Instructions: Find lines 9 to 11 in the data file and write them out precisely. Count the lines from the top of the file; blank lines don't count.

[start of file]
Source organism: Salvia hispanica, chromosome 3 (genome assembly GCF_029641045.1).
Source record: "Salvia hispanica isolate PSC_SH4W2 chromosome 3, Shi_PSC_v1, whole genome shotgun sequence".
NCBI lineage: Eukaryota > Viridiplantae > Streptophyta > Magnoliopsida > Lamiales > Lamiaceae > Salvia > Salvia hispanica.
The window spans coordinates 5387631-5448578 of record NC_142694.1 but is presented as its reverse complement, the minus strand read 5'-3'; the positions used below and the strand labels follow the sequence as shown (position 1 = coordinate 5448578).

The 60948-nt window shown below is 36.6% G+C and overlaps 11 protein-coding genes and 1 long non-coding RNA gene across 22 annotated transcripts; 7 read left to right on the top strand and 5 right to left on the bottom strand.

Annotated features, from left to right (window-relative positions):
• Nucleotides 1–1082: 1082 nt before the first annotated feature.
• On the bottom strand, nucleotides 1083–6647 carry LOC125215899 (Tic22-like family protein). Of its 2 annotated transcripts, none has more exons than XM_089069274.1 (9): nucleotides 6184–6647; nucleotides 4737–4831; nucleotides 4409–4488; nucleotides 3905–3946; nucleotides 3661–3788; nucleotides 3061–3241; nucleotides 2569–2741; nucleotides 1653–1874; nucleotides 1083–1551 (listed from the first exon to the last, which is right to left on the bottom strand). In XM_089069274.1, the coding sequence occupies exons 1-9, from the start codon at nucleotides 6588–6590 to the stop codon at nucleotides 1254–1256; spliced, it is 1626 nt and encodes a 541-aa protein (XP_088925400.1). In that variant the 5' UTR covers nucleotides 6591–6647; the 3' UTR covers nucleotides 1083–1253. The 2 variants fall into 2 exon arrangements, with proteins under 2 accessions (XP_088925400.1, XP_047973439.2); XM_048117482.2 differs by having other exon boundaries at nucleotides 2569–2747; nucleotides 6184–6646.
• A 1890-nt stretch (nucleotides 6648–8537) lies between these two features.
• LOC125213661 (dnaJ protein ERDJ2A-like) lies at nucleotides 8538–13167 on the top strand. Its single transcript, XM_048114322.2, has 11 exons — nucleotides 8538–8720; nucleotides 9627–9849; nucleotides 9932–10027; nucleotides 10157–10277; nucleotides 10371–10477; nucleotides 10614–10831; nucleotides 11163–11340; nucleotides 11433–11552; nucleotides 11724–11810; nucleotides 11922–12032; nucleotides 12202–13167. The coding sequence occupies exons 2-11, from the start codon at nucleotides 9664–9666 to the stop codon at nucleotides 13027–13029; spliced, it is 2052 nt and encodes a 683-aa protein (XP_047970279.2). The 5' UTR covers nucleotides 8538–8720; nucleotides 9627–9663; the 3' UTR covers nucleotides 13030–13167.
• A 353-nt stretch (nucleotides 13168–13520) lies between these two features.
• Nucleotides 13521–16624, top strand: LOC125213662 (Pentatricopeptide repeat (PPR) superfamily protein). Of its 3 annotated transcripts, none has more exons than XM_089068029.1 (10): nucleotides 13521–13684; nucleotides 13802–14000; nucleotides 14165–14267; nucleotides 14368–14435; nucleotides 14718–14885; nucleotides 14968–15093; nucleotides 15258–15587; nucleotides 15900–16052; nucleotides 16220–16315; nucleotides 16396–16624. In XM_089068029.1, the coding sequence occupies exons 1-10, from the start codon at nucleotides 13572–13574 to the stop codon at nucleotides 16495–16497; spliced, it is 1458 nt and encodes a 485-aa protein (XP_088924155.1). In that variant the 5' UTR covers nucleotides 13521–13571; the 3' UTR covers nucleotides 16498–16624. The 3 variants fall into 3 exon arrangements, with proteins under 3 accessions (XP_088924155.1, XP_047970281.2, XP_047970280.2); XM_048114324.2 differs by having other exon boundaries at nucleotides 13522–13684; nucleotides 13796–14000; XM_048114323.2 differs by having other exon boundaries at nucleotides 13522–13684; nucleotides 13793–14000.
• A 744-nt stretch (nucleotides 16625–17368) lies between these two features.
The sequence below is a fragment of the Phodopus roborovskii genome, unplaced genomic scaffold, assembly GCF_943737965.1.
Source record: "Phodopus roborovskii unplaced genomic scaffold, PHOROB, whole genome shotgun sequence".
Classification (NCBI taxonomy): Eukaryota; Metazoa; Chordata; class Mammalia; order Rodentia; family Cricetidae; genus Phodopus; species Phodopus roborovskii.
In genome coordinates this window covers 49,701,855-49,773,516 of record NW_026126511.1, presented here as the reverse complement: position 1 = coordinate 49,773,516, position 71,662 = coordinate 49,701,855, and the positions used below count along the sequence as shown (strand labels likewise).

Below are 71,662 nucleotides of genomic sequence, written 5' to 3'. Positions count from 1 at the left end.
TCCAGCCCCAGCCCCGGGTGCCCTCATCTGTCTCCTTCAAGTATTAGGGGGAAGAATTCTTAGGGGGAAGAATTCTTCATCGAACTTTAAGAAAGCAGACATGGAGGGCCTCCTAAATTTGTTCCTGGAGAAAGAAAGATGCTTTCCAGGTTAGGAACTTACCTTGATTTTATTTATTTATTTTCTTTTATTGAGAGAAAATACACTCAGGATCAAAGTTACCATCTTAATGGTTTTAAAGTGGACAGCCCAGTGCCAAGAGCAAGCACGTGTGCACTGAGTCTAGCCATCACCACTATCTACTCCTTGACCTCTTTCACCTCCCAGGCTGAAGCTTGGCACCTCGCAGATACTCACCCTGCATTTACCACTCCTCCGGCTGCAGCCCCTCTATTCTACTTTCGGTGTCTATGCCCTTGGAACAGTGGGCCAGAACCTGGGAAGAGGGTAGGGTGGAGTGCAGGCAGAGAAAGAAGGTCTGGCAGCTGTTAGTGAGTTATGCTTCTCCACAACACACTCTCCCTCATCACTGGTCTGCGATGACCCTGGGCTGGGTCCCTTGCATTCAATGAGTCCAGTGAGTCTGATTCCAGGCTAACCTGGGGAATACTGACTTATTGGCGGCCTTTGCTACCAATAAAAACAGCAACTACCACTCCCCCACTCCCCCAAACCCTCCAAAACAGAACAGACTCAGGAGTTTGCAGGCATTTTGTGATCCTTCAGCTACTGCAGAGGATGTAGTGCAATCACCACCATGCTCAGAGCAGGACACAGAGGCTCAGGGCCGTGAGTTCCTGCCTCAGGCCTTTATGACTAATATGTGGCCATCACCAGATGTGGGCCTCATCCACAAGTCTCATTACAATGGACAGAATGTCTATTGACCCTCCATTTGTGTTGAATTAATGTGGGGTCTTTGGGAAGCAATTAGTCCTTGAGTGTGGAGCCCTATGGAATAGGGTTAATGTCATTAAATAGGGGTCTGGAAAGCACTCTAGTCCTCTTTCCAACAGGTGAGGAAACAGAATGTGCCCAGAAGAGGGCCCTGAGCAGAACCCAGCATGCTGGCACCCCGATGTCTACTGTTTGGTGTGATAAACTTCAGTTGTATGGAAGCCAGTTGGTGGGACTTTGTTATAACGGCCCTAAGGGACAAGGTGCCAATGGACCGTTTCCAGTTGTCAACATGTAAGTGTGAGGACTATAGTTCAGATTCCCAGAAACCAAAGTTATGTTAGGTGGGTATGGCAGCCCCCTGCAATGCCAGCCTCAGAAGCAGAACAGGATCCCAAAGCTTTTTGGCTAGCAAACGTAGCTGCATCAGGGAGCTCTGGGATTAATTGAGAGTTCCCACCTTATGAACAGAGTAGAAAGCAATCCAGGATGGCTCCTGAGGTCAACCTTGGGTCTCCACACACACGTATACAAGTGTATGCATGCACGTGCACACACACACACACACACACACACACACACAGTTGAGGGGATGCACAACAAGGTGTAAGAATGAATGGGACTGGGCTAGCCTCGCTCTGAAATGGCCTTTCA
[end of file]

• A 1890-nt stretch (nucleotides 6648–8537) lies between these two features.
• LOC125213661 (dnaJ protein ERDJ2A-like) lies at nucleotides 8538–13167 on the top strand. Its single transcript, XM_048114322.2, has 11 exons — nucleotides 8538–8720; nucleotides 9627–9849; nucleotides 9932–10027; nucleotides 10157–10277; nucleotides 10371–10477; nucleotides 10614–10831; nucleotides 11163–11340; nucleotides 11433–11552; nucleotides 11724–11810; nucleotides 11922–12032; nucleotides 12202–13167. The coding sequence occupies exons 2-11, from the start codon at nucleotides 9664–9666 to the stop codon at nucleotides 13027–13029; spliced, it is 2052 nt and encodes a 683-aa protein (XP_047970279.2). The 5' UTR covers nucleotides 8538–8720; nucleotides 9627–9663; the 3' UTR covers nucleotides 13030–13167.
• A 353-nt stretch (nucleotides 13168–13520) lies between these two features.